[Mesa-dev] [PATCH 0/2] Nir: Allow CSE of SSBO loads
jason at jlekstrand.net
Fri Oct 23 09:26:16 PDT 2015
On Thu, Oct 22, 2015 at 11:13 PM, Iago Toral <itoral at igalia.com> wrote:
> On Thu, 2015-10-22 at 09:09 -0700, Jason Ekstrand wrote:
>> On Thu, Oct 22, 2015 at 4:21 AM, Iago Toral Quiroga <itoral at igalia.com> wrote:
>> > I implemented this first as a separate optimization pass in GLSL IR , but
>> > Curro pointed out that this being pretty much a restricted form of a CSE pass
>> > it would probably make more sense to do it inside CSE (and we no longer have
>> > a CSE pass in GLSL IR).
>> > Unlike other things we CSE in NIR, in the case of SSBO loads we need to make
>> > sure that we invalidate previous entries in the set in the presence of
>> > conflicting instructions (i.e. SSBO writes to the same block and offset) or
>> > in the presence of memory barriers.
>> > If this is accepted I intend to extend this to also cover image reads, which
>> > follow similar behavior.
>> > No regressions observed in piglit or dEQP's SSBO functional tests.
>> >  http://lists.freedesktop.org/archives/mesa-dev/2015-October/097718.html
>> I think you've gotten enough NAK's that I don't need to chime in
>> there. Unfortunately, solving this in general is something of a
>> research project that both Connor and I have been thinking about for
>> quite some time. I've been thinking off-and-on about how to add a
>> proper memory model to lower_vars_to_ssa for almost a year now and
>> still haven't come up with a good way to do it. I don't know whether
>> SSBO's would be simpler or not. We need a proper memory model for
>> both lower_vars_to_ssa and SSBO load/stores (and shared local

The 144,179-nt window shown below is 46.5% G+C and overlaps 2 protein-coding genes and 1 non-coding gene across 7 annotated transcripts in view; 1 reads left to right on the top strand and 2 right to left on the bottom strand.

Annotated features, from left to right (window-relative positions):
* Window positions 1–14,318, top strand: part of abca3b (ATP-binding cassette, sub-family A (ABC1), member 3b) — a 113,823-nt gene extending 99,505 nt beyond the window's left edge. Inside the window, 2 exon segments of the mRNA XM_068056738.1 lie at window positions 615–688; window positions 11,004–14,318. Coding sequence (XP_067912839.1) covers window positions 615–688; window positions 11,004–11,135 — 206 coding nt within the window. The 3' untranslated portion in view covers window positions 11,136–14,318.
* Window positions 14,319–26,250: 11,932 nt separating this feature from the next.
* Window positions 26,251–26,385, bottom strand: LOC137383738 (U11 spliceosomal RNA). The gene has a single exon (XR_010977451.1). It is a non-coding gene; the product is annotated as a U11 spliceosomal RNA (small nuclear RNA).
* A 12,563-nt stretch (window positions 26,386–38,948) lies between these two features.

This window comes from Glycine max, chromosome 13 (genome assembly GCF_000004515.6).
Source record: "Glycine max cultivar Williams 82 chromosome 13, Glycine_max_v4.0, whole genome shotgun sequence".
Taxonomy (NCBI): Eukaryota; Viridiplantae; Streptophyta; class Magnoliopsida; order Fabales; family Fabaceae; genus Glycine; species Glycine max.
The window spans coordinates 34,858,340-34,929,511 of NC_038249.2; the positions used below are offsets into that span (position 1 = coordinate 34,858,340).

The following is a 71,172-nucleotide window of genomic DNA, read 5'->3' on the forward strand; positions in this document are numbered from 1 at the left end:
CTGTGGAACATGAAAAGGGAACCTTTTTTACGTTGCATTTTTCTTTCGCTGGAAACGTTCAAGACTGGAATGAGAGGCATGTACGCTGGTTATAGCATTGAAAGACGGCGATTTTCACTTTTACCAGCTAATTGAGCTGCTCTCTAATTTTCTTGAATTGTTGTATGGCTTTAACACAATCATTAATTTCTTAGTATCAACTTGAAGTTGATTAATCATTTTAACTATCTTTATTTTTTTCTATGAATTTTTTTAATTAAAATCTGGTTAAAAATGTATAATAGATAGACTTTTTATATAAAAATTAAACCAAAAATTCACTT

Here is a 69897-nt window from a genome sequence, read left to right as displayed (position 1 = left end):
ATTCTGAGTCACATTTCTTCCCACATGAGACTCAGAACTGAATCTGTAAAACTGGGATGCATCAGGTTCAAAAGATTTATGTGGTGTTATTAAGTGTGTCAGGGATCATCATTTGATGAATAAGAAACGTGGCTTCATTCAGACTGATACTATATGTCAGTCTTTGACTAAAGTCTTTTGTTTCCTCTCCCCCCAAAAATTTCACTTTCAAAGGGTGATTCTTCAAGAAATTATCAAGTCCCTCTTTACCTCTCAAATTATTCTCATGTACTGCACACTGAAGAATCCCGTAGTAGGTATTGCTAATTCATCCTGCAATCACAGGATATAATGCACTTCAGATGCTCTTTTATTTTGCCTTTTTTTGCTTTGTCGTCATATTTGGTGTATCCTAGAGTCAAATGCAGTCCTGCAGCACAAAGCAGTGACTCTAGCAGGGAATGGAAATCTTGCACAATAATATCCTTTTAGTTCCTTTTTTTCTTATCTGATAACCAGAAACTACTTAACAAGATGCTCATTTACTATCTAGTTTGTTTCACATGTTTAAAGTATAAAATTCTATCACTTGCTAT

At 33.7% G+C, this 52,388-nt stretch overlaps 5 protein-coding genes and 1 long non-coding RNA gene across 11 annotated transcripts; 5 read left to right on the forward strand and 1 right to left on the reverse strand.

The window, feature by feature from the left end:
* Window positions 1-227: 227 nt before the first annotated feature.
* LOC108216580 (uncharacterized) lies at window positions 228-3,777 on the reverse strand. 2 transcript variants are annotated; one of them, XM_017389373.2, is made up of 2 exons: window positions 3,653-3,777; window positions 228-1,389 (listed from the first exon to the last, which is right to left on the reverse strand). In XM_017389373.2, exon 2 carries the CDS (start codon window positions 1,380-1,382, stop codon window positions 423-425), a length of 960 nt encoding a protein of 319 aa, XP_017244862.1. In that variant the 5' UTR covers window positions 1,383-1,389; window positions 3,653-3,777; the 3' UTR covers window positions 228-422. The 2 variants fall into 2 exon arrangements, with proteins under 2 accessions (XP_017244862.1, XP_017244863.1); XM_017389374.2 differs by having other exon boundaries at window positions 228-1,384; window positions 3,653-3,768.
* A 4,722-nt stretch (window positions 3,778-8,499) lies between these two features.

>> variables) but it's a substantial research project.
>> This isn't to say that you couldn't do it. Just know what you're taking on. ;-)
> Yeah, it does not make sense that I try to do this, you guys have
> clearly given this much more thought than me and know much better how a
> solution for this would fit in NIR than me.
>> That said, here's a suggestion for something that we *could* write
>> today, wouldn't be very hard, and wold solve a decent number of cases.
>> For each block:
>> 1) Create a new instruction set (don't use anything from any previous blocks)
>> 2) call add_or_rewrite on all ssbo load operations
>> 3) If you ever see a barrier or ssbo store, destroy the entire
>> instruction set and start again.
> Yep, this is what I was thinking for the load-combine pass that Connor
> suggested. However, I think that in this case we do not need to destroy
> the entire set when we find a store, only for memory barriers, right? I
> mean, there should be nothing preventing us from checking the
> offset/block of the store and compare it with the offset/block of the
> loads in the set to decide which ones we need to remove (like I was
> doing in my last patch)
That's where you get into the "special casing" I mentioned below. If
you have an direct store, you would have to throw away any indirect
loads and then insert a fake direct load for the given offset. If you
have an indirect store, you would have to throw away everything and
then insert a fake indirect load for the given offset. So, yes, you
can do it, but it'll take a little more work. You'll also probably
want to use a different hashing function than we use for CSE because
you need to be able to handle both real and fake loads and have them
compare/hash the same.
Does that make sense?
>> This is something you could put together fairly quickly and would
>> handle a fair number of cases. With a little special casing, you may
>> also be able to handle store and then an immediate load of the same
>> value or duplicate stores. Anything much more complex than that is
>> going to take a lot more thought.
> Yes, I'll give this a try next. Thanks for all the comments and
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